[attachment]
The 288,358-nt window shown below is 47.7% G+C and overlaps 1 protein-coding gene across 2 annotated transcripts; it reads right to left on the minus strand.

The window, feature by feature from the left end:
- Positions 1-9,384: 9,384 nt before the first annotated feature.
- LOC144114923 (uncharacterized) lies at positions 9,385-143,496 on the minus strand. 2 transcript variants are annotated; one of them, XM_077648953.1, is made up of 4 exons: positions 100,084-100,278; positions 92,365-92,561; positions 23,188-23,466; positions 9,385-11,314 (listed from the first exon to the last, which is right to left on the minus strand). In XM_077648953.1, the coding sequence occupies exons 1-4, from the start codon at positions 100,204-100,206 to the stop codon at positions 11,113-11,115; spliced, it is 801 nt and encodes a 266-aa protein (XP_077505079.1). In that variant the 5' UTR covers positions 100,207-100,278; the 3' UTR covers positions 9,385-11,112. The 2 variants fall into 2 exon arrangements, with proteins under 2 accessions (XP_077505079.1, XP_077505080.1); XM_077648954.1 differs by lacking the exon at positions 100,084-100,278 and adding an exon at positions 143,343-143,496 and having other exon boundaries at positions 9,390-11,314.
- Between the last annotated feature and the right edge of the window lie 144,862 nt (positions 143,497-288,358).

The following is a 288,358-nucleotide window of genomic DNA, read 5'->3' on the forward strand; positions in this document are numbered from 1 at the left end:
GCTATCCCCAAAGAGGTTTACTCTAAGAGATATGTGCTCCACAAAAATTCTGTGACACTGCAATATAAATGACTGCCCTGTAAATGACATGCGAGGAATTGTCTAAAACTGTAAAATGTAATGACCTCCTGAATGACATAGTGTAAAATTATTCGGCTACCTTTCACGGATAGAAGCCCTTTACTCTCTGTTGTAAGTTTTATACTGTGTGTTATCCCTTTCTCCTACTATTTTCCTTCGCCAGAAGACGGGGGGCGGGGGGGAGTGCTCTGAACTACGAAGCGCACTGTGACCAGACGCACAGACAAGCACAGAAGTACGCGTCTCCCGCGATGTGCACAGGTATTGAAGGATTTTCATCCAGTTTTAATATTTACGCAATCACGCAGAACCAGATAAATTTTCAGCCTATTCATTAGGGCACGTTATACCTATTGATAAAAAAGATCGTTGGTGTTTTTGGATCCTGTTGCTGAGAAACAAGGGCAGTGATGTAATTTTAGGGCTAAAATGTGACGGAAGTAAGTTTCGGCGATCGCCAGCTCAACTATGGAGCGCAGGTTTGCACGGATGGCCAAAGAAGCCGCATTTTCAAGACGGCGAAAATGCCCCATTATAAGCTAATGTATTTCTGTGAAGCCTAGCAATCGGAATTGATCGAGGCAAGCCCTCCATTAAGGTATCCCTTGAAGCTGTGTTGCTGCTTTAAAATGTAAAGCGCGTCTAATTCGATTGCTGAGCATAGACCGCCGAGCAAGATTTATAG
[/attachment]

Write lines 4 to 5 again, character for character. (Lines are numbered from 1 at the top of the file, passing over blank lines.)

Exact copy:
- LOC144114923 (uncharacterized) lies at positions 9,385-143,496 on the minus strand. 2 transcript variants are annotated; one of them, XM_077648953.1, is made up of 4 exons: positions 100,084-100,278; positions 92,365-92,561; positions 23,188-23,466; positions 9,385-11,314 (listed from the first exon to the last, which is right to left on the minus strand). In XM_077648953.1, the coding sequence occupies exons 1-4, from the start codon at positions 100,204-100,206 to the stop codon at positions 11,113-11,115; spliced, it is 801 nt and encodes a 266-aa protein (XP_077505079.1). In that variant the 5' UTR covers positions 100,207-100,278; the 3' UTR covers positions 9,385-11,112. The 2 variants fall into 2 exon arrangements, with proteins under 2 accessions (XP_077505079.1, XP_077505080.1); XM_077648954.1 differs by lacking the exon at positions 100,084-100,278 and adding an exon at positions 143,343-143,496 and having other exon boundaries at positions 9,390-11,314.
- Between the last annotated feature and the right edge of the window lie 144,862 nt (positions 143,497-288,358).